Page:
Never a dull moment, always something new to see and learn!
I'm eyeballing the Arctic sea ice graphs page several times a day and noticed something new the day before yesterday while eyeing the Arctic SST map from the National Centers for Environmental Prediction (NCEP), run by climate scientist and blogger Robert Grumbine (the sea ice and sea surface temperature groups, not NCEP itself):
It struck me that the river surface temperatures of some of the Russian rivers were anomalously high (as much as 8 degrees C in some places), which isn't that remarkable of course when you consider the air temperatures on that side of the world, which have been high for quite a while now:
The intruiging thing, when you think about it, is of course that the water of these warm Russian rivers eventually ends up in the seas on the Siberian Coast. Two of the rivers that light up red and crimson on the NCEP SST map, the Ob and the Yenisei, flow out into the Kara Sea. The third one, the Lena, empties into the Laptev Sea. What happens when that relatively warm, fresh water reaches the icy shores? Is there an effect on ice melt, now that the melting season has started?
This was the question that popped up in my head when I noticed some emerging red and orange in the Kara Sea on the DMI/COI SST anomaly map, right where the estuaries of the Ob and Yenisei are situated. There's a red and orange blob close to Severnaya Zemlya (which even had some pink in it yesterday), but I think that's some sort of artefact:
My intuition says it doesn't have a big effect on the whole (when compared to ocean currents or insolation for instance), but it's interesting nonetheless and could be a significant factor at the start of the melting season, while there is fast ice stuck to the coast and sea ice nearby.
And I'm not the only one speculating here, as there was another blogger last summer who asked the same question in relation to the massive heatwave in Siberia. Googling around some more I found a few hints here and there on the effect of warm river water. Such as this sequence in a book called Exploring Polar frontiers: A - L., Volume 1 by William James Mills:
His plan was to acquire a sturdy Norwegian sealer and sail it along the Northeast Passage to the Lena Delta. There, Toll said, the best dogs in the world could be obtained. Also,the comparatively warm river water would enable him to find open water leading north of the New Siberian Islands, hopefully to "Sannikov Land".
I found a few scattered clues on a web page called Russian Nature:
In the Laptev Sea, heat flux through weaknesses and leads in summer months exceeds the estimated heat input by river runoff by a factor of 2.5 (Zakharov, 1966).
The Yenisey and the Ob bring warmer water into the western Kara and accelerate ice melt.
In summer, the removal of old ice, heat gain by dark polynya areas and relatively warm river runoff accelerate ice melt, and most of the Laptev becomes ice-free as far as 77°N by mid-September (Barnett, 1991).
Gareth Renowden of the Hot Topic blog - one of those bloggers who is keeping his eye firmly on what is happening up there - had a piece called Dragging the River almost three years ago that was about our beloved methane bomb, but indirectly touches on warm rivers as well:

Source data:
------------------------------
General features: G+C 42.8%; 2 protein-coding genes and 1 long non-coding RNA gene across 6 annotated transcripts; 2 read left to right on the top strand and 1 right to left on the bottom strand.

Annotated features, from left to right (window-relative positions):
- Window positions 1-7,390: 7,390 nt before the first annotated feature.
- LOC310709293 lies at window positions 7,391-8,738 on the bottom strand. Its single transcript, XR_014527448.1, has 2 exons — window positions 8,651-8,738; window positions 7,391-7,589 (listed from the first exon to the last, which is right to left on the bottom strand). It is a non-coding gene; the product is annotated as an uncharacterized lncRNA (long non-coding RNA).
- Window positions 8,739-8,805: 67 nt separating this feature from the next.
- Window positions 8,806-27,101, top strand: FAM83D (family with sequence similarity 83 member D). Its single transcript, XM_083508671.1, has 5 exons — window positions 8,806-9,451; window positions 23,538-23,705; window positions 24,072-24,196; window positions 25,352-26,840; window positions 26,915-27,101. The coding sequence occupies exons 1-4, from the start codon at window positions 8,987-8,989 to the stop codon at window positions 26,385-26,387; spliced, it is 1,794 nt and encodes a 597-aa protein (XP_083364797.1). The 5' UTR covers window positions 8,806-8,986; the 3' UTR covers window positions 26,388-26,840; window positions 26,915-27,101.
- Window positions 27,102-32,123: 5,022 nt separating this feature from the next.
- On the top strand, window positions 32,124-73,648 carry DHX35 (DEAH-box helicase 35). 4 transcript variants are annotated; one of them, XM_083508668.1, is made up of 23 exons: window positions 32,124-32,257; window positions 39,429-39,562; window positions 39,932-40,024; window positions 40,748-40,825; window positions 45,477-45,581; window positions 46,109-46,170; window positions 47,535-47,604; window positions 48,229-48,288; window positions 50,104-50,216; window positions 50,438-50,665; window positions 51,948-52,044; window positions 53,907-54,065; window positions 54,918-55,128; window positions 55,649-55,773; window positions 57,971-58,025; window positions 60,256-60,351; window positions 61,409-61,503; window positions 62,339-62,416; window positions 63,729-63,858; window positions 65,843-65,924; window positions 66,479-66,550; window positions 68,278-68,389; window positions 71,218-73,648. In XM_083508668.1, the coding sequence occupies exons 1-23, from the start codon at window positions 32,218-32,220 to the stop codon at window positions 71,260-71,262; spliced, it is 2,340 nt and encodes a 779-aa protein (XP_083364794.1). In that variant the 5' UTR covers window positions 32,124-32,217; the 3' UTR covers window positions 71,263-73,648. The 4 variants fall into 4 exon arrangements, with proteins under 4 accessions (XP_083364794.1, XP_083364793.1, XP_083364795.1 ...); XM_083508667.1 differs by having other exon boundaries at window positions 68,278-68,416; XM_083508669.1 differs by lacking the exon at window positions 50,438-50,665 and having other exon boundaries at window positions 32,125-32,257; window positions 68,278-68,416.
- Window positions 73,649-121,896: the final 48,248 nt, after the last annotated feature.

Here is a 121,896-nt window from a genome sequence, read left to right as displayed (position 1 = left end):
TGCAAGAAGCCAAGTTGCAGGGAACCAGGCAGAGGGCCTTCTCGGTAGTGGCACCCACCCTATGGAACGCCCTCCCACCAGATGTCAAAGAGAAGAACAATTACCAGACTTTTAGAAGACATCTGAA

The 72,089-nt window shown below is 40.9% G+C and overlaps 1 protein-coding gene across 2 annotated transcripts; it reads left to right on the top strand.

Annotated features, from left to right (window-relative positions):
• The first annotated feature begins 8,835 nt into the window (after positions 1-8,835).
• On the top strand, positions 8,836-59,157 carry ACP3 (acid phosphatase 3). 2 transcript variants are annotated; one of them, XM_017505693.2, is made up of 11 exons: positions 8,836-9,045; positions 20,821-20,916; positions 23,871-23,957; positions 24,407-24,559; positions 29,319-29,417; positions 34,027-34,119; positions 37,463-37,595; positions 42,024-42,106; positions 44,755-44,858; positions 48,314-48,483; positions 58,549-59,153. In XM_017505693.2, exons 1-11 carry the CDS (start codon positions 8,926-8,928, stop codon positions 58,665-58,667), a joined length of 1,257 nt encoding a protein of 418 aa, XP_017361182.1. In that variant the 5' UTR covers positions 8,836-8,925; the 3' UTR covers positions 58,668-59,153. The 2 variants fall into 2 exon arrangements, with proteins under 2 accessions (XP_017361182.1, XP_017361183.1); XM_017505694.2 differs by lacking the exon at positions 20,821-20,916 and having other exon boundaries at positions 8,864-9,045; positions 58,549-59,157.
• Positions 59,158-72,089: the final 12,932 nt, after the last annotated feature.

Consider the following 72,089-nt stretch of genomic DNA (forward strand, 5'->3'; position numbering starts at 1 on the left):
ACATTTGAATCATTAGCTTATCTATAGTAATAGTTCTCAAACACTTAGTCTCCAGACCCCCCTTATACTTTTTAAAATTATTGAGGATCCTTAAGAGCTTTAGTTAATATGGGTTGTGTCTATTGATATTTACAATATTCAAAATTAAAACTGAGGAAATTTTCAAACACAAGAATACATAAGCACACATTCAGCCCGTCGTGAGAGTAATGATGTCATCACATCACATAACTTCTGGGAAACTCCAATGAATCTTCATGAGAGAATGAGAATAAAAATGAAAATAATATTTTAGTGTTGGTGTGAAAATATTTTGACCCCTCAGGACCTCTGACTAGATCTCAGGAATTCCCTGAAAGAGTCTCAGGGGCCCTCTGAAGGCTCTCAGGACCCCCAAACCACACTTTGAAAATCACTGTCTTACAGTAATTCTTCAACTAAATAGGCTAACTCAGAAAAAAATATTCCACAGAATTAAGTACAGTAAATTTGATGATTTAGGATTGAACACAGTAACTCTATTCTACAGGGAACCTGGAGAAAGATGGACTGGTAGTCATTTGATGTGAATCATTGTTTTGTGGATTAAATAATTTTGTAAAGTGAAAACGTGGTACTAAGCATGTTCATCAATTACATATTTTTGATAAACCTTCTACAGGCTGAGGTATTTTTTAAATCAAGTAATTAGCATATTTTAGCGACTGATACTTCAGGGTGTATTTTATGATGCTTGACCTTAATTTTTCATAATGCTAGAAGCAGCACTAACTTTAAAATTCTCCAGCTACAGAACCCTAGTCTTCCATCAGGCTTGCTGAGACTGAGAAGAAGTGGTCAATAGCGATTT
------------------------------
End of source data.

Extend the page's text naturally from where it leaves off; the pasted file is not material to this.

Now the anthropogenic warming of the northeast Siberian area have lead to increased river discharge and higher temperature on both river water and other costal water which could contribute to an accelerated erosion of the permafrost layer.
But I hit the jackpot when I found a paper that deals specifically with the influence of river discharge on the thawing of sea ice, by Dean et al. 1994 [PDF]. The research focuses on the MacKenzie Delta, which is on the other side of the pond, and the data is almost 25 years old, but there's a lot of information pertaining to the subject of this blog post. From the conclusion:
Ice melts offshore from rivers earlier than it does along coasts with minimal river discharge. In the case of the Mackenzie River, fast ice is removed two weeks earlier than along surrounding coasts where river discharge is minimal. However, the ice removal process starts two months earlier.
The melting of sea ice by arctic rivers involves three processes: initial flooding, absorption of solar radiation and heat provided by warm water discharged by the river. Offshore from the Mackenzie River channels, the albedo of the water that overflows the fast ice is as much as 1/7 that of sea ice values, and hence the water absorbs significantly more energy than ice-covered surfaces even after melt-ponds develop. This absorbed energy initiates the melting process offshore of river channels. In our study, the albedo values of pack ice decreased as much as 113 between May and August. Approximately two weeks after the overflows develop, sea surface temperatures offshore from the delta begin to rise as the volume of “warm” water discharged by the river peaks and becomes the dominant source of energy that melts fast ice.
During my seach I also discovered that there has been an increasing trend in river discharge - touched upon in the aforementioned Hot Topic article - to the Arctic Ocean from both Eurasia (over 1936-2008) and North America (over 1970-2008), according to the Arctic Report Card for 2010, suggesting that both rivers and sea ice were responding to changes in large-scale hemispheric climate patterns (Shiklomanov and Lammers, 2009 [PDF]):
I'm sure there has been more research into this (though most recent papers are pay-walled), with a focus on the added effect of Global Warming on the temperature of those 'warm' rivers. If anyone knows about this, please share quotes and links in the comments.
This is obviously one of the things that kicks off the melting season. I'm seeing it for the first time and will be giving some extra attention to the Siberian coast the coming weeks. Never a dull moment, always something new to see and learn!
Delta of the Lena river